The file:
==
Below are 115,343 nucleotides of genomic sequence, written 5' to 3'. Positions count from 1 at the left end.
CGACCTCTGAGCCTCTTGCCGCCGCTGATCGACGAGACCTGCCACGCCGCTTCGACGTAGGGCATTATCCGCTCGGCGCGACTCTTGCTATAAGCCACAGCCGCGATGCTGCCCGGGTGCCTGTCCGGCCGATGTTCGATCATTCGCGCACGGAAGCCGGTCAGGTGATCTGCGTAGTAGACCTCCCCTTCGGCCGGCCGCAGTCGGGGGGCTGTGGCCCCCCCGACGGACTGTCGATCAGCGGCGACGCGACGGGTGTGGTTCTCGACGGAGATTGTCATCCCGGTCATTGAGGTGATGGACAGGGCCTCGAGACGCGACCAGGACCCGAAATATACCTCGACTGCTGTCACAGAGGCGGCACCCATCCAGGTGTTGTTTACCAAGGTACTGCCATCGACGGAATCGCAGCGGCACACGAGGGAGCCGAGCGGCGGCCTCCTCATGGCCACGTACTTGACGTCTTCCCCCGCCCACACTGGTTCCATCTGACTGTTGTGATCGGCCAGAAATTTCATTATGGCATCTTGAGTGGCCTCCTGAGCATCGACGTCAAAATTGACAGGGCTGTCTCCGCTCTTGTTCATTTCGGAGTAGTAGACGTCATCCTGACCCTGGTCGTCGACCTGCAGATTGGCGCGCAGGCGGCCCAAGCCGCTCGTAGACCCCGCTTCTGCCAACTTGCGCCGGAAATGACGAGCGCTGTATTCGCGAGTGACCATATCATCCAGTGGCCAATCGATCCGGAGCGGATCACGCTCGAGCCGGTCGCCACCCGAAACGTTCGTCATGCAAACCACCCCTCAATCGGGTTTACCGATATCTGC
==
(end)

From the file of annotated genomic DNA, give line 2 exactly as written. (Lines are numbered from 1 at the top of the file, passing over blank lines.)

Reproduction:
CGACCTCTGAGCCTCTTGCCGCCGCTGATCGACGAGACCTGCCACGCCGCTTCGACGTAGGGCATTATCCGCTCGGCGCGACTCTTGCTATAAGCCACAGCCGCGATGCTGCCCGGGTGCCTGTCCGGCCGATGTTCGATCATTCGCGCACGGAAGCCGGTCAGGTGATCTGCGTAGTAGACCTCCCCTTCGGCCGGCCGCAGTCGGGGGGCTGTGGCCCCCCCGACGGACTGTCGATCAGCGGCGACGCGACGGGTGTGGTTCTCGACGGAGATTGTCATCCCGGTCATTGAGGTGATGGACAGGGCCTCGAGACGCGACCAGGACCCGAAATATACCTCGACTGCTGTCACAGAGGCGGCACCCATCCAGGTGTTGTTTACCAAGGTACTGCCATCGACGGAATCGCAGCGGCACACGAGGGAGCCGAGCGGCGGCCTCCTCATGGCCACGTACTTGACGTCTTCCCCCGCCCACACTGGTTCCATCTGACTGTTGTGATCGGCCAGAAATTTCATTATGGCATCTTGAGTGGCCTCCTGAGCATCGACGTCAAAATTGACAGGGCTGTCTCCGCTCTTGTTCATTTCGGAGTAGTAGACGTCATCCTGACCCTGGTCGTCGACCTGCAGATTGGCGCGCAGGCGGCCCAAGCCGCTCGTAGACCCCGCTTCTGCCAACTTGCGCCGGAAATGACGAGCGCTGTATTCGCGAGTGACCATATCATCCAGTGGCCAATCGATCCGGAGCGGATCACGCTCGAGCCGGTCGCCACCCGAAACGTTCGTCATGCAAACCACCCCTCAATCGGGTTTACCGATATCTGC